The method preferred by social scientists in determining the divorce rate is to calculate how many people who have ever married subsequently divorced. . . .

Rick Esenberg said...

No, that's precisely the article that I linked to and precisely the method that I had in mind. It does not say what you attibute to it. It does not say that the percentage ofT

The highest rate of divorce in the 2001 survey was 41 percent for men who were then between the ages of 50 to 59, and 39 percent for women in the same
age group.

Declining is one thing, I'll buy that, although it also seems clear that it is, at least, not declining equivalently for everyone.

Low is not a characterization I am persuaded to make.

Anonymous said...

Well, there seem to be words missing from your post, and you focus on one age group while I look at their conclusion overall -- so let's just say we differ on whether the glass is filling or emptying.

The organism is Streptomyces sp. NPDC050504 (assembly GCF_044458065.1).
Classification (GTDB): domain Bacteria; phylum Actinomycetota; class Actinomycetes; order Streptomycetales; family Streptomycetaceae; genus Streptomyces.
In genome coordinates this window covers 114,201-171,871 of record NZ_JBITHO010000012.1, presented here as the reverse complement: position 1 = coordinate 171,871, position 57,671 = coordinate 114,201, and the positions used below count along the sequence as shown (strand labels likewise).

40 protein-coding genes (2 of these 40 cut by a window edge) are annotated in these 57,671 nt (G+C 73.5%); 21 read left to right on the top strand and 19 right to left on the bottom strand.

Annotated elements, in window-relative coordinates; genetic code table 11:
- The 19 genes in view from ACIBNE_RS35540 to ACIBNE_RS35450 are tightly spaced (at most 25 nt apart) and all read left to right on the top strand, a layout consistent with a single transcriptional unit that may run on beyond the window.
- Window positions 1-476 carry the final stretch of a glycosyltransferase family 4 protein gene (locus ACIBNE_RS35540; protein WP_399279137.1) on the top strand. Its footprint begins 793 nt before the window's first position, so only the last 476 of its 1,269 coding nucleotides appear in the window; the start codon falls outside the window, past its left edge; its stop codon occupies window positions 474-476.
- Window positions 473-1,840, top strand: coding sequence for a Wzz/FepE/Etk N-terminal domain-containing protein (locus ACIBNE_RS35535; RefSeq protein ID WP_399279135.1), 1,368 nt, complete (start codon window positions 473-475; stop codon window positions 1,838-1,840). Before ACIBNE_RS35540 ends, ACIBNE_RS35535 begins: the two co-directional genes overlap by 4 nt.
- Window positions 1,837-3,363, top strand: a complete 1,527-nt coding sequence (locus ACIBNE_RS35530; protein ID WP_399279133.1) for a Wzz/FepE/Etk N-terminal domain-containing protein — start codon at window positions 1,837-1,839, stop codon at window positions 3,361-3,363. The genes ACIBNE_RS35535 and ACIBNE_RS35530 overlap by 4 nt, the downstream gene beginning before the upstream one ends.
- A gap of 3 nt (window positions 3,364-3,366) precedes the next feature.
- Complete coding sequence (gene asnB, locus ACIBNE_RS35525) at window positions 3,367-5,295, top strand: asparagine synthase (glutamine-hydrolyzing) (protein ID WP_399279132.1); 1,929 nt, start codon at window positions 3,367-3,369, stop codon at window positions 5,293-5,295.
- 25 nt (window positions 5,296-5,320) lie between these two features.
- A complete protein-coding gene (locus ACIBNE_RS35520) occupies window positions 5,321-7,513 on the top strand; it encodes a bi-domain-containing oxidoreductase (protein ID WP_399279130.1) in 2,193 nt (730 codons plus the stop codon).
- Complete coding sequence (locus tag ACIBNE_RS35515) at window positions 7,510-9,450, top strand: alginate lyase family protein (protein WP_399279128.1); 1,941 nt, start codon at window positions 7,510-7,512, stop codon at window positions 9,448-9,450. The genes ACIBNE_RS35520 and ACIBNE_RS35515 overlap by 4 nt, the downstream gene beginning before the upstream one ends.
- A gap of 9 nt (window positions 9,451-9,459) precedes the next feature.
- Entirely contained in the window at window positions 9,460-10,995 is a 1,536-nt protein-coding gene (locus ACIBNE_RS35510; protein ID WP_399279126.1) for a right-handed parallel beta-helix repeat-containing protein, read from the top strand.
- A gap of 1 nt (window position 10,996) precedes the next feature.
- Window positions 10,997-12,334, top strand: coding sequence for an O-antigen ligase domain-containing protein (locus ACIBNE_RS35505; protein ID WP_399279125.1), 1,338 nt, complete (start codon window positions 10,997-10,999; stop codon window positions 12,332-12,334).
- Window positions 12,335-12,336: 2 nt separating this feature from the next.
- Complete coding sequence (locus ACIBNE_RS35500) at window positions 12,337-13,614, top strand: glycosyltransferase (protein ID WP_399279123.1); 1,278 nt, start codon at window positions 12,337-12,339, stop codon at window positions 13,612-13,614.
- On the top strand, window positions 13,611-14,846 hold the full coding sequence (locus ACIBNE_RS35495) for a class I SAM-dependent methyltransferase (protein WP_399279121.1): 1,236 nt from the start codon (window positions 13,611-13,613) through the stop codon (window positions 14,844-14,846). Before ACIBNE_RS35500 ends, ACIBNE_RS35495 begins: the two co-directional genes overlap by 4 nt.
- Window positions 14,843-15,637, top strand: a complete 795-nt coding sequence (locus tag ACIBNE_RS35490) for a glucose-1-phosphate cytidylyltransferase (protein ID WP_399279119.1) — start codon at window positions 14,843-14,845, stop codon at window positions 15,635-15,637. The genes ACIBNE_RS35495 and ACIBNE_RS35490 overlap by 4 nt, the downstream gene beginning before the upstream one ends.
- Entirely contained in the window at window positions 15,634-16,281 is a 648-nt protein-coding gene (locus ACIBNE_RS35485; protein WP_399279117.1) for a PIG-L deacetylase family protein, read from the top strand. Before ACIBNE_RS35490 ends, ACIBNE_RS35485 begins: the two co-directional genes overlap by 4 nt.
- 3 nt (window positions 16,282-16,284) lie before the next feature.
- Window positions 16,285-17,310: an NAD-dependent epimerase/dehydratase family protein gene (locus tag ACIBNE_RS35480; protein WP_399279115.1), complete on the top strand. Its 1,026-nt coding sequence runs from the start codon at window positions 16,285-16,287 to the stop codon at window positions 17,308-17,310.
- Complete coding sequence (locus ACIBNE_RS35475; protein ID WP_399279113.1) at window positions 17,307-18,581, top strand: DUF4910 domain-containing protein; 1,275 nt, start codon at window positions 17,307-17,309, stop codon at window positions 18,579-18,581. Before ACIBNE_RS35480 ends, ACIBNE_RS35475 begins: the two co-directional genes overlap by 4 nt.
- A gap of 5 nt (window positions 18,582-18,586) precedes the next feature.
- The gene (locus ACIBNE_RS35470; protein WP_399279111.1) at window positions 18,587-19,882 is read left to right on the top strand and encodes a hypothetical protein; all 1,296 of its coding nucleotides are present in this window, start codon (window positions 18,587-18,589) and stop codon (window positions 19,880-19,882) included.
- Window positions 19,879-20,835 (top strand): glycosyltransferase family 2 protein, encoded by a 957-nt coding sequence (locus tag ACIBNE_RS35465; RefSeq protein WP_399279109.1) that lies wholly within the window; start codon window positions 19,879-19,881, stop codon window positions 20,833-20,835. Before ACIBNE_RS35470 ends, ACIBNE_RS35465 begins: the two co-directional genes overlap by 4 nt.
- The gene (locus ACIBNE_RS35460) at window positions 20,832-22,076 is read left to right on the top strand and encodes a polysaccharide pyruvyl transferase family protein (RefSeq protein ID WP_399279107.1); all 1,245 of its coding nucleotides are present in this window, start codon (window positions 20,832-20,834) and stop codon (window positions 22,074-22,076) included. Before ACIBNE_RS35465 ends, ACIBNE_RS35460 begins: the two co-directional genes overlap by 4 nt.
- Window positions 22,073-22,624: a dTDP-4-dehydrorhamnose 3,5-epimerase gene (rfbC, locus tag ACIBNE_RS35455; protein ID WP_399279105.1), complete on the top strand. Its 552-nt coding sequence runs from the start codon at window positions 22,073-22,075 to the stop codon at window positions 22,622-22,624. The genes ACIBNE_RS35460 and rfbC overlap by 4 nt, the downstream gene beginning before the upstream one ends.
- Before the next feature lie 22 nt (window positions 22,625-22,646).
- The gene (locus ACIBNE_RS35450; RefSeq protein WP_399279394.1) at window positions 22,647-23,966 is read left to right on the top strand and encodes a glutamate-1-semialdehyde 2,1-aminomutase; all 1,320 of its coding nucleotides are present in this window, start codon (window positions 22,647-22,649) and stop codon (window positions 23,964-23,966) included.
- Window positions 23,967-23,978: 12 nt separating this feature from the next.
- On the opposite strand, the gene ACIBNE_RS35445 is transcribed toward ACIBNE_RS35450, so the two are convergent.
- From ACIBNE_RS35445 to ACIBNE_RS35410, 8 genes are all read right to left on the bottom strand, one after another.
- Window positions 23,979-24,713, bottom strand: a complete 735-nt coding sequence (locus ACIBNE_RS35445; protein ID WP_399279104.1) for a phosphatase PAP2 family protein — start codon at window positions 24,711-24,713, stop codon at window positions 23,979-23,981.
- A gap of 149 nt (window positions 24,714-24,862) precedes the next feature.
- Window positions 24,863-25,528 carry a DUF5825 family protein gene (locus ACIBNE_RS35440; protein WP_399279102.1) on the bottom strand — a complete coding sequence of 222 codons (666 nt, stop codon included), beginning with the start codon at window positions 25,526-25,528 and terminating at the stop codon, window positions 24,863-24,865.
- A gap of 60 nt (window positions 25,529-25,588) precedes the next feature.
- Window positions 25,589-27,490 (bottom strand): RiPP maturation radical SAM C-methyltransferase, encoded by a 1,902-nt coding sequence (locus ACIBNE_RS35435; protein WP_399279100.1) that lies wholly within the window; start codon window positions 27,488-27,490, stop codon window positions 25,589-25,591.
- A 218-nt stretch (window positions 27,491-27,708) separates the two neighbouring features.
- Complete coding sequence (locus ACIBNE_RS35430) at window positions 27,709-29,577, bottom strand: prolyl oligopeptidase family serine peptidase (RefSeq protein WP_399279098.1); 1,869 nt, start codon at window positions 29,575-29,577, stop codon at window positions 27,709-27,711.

I'm happily married now, you seem to be so, and we will hope that happens for others.

And I hope for them, if they have children, that those innocents are not damaged by the moralizing attitudes of others -- which can do more damage than any thing that their parents do, from what I witnessed.

To the father who is in pain for his daughter -- that's being a good daddy. Mine was the wisest of anyone and simply was supportive to all of us involved, unlike others. So he became a comfort to his grandchildren as much as to me -- and is beloved in their memories today, while others . . . well, my children have learned to hope that the others are resting in the peace that they denied this world when they were here.

Rick Esenberg said...

Of course, when divorce happens, you ought to be supportive of those coping with its aftermath. I think out-of-wedlock birth is a very unfortunate development, but I sure don't think you stigmatize people after it happens.

Anonymous said...

If the divorce rate is declining, it's because less people are getting married. Get married, feed a laywer.

Anonymous said...